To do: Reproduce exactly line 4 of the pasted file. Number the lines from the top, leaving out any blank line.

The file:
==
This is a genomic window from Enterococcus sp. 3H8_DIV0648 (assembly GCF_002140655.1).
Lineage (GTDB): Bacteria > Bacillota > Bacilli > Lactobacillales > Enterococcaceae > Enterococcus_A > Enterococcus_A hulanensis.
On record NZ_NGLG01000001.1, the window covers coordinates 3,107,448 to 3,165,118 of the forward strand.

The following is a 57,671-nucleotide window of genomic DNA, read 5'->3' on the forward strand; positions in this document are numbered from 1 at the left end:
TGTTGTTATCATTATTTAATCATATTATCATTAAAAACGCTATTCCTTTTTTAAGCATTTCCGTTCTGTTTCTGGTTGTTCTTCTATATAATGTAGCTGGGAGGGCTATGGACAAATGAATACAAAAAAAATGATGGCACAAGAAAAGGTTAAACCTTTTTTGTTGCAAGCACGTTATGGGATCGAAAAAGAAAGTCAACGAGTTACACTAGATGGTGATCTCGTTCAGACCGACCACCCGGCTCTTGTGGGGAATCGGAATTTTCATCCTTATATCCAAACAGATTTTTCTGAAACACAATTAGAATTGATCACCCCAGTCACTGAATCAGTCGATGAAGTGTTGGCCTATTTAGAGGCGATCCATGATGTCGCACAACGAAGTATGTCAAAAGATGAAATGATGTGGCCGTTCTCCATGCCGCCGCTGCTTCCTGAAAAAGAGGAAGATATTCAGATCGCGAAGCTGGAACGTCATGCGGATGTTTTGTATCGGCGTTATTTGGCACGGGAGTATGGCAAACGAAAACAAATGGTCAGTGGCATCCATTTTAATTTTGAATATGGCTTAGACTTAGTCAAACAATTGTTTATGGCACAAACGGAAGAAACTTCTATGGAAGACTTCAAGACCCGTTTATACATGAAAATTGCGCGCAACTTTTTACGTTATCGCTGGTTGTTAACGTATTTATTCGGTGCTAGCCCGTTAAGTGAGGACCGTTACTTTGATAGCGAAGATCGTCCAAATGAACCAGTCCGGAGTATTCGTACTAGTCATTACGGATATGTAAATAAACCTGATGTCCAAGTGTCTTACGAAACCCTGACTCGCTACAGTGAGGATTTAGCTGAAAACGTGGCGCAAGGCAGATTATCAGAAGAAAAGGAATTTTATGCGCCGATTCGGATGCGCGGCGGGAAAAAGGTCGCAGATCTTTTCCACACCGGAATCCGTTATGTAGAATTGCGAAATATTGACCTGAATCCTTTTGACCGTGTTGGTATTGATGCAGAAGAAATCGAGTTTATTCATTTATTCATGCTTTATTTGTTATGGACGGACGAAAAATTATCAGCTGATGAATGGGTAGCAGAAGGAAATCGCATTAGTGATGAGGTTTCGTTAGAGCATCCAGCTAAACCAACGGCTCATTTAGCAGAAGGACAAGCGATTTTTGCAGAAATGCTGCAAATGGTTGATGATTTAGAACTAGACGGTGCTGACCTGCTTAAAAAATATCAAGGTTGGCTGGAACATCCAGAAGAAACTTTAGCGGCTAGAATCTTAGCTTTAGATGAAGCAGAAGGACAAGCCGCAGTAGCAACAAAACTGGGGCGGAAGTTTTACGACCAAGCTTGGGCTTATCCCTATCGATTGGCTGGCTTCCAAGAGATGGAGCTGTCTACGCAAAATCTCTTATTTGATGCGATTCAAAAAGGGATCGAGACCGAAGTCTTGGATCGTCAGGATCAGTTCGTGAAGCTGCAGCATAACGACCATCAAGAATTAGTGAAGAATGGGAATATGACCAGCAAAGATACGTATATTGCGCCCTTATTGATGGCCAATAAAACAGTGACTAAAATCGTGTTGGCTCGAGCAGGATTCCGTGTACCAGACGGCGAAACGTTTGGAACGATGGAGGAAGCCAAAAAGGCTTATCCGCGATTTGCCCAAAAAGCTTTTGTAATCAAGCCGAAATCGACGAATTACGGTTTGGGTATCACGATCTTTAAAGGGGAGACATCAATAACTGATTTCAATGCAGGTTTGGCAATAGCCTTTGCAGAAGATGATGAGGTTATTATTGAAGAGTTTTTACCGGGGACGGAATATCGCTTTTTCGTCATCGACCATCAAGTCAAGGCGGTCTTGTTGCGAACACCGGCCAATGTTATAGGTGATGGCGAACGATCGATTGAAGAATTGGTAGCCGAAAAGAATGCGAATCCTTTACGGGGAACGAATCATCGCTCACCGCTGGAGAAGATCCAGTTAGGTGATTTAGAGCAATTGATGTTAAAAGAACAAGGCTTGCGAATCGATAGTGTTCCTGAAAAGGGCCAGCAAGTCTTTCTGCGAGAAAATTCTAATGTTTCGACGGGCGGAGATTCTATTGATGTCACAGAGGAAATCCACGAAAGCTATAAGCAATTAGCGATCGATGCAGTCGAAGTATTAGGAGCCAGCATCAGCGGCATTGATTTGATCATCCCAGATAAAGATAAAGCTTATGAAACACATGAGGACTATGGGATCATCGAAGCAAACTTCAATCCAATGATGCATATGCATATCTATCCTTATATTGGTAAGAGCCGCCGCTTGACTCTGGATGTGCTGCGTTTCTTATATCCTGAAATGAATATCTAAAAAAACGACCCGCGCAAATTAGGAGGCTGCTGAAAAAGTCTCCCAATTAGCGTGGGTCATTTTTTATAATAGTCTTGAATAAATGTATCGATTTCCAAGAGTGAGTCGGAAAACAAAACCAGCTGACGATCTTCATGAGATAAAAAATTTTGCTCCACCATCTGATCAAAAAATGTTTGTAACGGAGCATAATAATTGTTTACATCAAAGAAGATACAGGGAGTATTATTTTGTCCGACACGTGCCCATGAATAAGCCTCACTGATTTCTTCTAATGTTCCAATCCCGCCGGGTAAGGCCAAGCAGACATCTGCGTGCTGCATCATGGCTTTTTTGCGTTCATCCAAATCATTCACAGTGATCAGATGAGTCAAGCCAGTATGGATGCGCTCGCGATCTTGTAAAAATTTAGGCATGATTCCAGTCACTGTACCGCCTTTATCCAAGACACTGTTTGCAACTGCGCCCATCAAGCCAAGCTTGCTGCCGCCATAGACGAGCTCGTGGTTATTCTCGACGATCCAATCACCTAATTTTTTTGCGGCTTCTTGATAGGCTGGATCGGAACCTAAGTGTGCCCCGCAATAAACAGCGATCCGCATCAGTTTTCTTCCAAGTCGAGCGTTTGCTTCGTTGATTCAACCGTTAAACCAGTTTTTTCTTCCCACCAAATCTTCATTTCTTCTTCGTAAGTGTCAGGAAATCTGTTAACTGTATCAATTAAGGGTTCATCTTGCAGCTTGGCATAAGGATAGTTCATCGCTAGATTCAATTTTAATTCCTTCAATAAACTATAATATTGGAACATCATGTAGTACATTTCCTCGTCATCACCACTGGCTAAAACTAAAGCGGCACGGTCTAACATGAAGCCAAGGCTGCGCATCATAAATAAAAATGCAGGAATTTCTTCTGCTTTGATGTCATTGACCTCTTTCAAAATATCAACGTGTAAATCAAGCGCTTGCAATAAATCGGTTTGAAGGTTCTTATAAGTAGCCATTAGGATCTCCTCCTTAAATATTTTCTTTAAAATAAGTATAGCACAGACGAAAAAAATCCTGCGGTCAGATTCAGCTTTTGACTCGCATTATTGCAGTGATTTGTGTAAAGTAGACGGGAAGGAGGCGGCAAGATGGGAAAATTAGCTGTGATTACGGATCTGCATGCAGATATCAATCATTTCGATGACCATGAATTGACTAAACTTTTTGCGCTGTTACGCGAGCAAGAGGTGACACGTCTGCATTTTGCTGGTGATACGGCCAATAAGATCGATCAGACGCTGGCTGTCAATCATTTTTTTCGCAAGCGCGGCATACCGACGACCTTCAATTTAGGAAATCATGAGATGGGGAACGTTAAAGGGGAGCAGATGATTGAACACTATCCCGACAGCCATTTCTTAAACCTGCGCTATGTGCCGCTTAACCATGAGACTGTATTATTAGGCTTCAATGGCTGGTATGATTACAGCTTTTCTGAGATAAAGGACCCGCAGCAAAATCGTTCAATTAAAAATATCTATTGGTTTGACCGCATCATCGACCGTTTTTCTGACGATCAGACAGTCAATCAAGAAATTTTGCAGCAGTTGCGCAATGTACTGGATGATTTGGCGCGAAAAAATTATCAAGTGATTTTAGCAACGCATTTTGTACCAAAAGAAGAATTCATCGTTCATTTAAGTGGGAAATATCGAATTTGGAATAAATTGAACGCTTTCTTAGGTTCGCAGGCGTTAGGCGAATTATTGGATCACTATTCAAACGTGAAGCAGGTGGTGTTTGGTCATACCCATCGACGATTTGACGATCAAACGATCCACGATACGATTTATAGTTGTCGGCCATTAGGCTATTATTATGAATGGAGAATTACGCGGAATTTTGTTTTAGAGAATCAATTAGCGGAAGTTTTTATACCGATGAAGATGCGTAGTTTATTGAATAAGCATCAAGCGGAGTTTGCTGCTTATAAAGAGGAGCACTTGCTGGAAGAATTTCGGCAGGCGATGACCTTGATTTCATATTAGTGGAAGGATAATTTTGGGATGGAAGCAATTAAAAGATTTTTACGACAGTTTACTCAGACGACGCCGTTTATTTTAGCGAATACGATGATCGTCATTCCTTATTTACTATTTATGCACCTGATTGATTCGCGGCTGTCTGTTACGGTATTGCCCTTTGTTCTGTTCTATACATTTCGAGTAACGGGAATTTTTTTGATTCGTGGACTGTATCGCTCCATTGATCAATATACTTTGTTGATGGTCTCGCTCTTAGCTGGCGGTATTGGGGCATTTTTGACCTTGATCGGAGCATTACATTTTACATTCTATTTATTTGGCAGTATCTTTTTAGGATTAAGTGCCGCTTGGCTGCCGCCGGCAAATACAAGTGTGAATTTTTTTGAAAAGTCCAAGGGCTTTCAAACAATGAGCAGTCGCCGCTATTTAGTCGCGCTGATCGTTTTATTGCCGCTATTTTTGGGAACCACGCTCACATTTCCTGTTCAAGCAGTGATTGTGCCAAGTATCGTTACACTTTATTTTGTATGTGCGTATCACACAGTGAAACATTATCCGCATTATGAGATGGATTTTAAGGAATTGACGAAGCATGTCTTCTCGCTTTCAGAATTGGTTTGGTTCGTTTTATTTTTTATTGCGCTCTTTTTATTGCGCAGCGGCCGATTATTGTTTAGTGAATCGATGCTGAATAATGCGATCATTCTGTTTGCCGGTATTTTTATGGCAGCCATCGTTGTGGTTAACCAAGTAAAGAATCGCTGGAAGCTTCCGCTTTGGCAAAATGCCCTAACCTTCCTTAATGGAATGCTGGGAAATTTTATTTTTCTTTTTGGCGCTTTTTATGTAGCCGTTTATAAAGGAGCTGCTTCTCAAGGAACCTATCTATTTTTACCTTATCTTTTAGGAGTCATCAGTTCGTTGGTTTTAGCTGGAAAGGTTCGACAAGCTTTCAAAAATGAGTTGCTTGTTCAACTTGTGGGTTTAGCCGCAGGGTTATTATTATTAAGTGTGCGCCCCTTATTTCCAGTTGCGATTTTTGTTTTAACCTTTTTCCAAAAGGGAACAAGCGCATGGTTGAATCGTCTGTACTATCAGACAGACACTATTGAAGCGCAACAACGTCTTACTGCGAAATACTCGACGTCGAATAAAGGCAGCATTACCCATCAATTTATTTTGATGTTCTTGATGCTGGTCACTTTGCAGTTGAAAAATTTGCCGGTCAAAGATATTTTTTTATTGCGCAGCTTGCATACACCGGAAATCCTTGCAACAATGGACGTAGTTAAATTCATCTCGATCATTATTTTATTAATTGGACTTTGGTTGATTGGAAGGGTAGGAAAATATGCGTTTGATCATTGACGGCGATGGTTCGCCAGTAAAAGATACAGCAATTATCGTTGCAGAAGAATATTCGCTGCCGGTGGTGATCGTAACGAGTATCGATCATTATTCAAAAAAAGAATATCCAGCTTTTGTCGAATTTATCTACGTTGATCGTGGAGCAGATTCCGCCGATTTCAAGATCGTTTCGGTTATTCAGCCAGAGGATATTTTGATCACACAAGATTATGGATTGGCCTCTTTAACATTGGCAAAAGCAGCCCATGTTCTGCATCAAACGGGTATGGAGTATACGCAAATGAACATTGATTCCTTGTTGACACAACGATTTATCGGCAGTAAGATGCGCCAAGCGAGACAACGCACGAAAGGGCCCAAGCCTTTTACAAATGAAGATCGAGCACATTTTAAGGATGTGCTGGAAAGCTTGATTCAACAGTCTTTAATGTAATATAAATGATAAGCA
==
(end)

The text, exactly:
The following is a 57,671-nucleotide window of genomic DNA, read 5'->3' on the forward strand; positions in this document are numbered from 1 at the left end: